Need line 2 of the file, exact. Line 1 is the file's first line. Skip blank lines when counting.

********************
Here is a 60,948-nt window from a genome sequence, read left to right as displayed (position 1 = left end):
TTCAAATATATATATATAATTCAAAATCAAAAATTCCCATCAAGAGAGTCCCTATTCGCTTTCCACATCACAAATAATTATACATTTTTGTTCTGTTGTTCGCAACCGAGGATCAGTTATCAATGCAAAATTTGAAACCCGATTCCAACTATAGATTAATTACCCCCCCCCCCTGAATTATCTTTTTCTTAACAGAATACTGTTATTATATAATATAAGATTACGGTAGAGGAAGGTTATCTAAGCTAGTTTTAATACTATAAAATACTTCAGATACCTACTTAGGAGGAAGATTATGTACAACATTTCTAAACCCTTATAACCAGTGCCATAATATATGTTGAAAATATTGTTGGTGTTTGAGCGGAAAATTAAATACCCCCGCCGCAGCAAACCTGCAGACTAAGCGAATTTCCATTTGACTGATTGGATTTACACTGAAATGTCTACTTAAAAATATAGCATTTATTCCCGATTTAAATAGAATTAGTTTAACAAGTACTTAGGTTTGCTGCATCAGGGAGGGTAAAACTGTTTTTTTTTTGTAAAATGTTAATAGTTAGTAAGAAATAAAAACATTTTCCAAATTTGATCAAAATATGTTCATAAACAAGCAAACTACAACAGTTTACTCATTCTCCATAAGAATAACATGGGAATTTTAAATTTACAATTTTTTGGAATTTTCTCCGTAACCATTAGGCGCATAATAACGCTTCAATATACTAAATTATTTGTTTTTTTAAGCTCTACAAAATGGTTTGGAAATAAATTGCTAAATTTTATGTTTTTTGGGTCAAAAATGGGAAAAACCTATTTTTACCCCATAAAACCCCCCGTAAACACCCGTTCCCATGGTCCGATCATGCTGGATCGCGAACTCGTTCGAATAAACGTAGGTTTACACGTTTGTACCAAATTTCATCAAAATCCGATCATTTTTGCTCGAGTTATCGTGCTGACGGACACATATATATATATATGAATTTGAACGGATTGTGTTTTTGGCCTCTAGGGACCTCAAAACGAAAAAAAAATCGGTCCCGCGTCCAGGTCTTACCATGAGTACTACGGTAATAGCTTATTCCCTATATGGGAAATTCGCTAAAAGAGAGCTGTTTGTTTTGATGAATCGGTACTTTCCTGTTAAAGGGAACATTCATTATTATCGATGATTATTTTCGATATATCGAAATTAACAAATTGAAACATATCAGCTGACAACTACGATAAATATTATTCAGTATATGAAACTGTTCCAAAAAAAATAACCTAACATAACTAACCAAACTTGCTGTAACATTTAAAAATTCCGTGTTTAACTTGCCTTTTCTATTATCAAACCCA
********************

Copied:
TTCAAATATATATATATAATTCAAAATCAAAAATTCCCATCAAGAGAGTCCCTATTCGCTTTCCACATCACAAATAATTATACATTTTTGTTCTGTTGTTCGCAACCGAGGATCAGTTATCAATGCAAAATTTGAAACCCGATTCCAACTATAGATTAATTACCCCCCCCCCCTGAATTATCTTTTTCTTAACAGAATACTGTTATTATATAATATAAGATTACGGTAGAGGAAGGTTATCTAAGCTAGTTTTAATACTATAAAATACTTCAGATACCTACTTAGGAGGAAGATTATGTACAACATTTCTAAACCCTTATAACCAGTGCCATAATATATGTTGAAAATATTGTTGGTGTTTGAGCGGAAAATTAAATACCCCCGCCGCAGCAAACCTGCAGACTAAGCGAATTTCCATTTGACTGATTGGATTTACACTGAAATGTCTACTTAAAAATATAGCATTTATTCCCGATTTAAATAGAATTAGTTTAACAAGTACTTAGGTTTGCTGCATCAGGGAGGGTAAAACTGTTTTTTTTTTGTAAAATGTTAATAGTTAGTAAGAAATAAAAACATTTTCCAAATTTGATCAAAATATGTTCATAAACAAGCAAACTACAACAGTTTACTCATTCTCCATAAGAATAACATGGGAATTTTAAATTTACAATTTTTTGGAATTTTCTCCGTAACCATTAGGCGCATAATAACGCTTCAATATACTAAATTATTTGTTTTTTTAAGCTCTACAAAATGGTTTGGAAATAAATTGCTAAATTTTATGTTTTTTGGGTCAAAAATGGGAAAAACCTATTTTTACCCCATAAAACCCCCCGTAAACACCCGTTCCCATGGTCCGATCATGCTGGATCGCGAACTCGTTCGAATAAACGTAGGTTTACACGTTTGTACCAAATTTCATCAAAATCCGATCATTTTTGCTCGAGTTATCGTGCTGACGGACACATATATATATATATGAATTTGAACGGATTGTGTTTTTGGCCTCTAGGGACCTCAAAACGAAAAAAAAATCGGTCCCGCGTCCAGGTCTTACCATGAGTACTACGGTAATAGCTTATTCCCTATATGGGAAATTCGCTAAAAGAGAGCTGTTTGTTTTGATGAATCGGTACTTTCCTGTTAAAGGGAACATTCATTATTATCGATGATTATTTTCGATATATCGAAATTAACAAATTGAAACATATCAGCTGACAACTACGATAAATATTATTCAGTATATGAAACTGTTCCAAAAAAAATAACCTAACATAACTAACCAAACTTGCTGTAACATTTAAAAATTCCGTGTTTAACTTGCCTTTTCTATTATCAAACCCA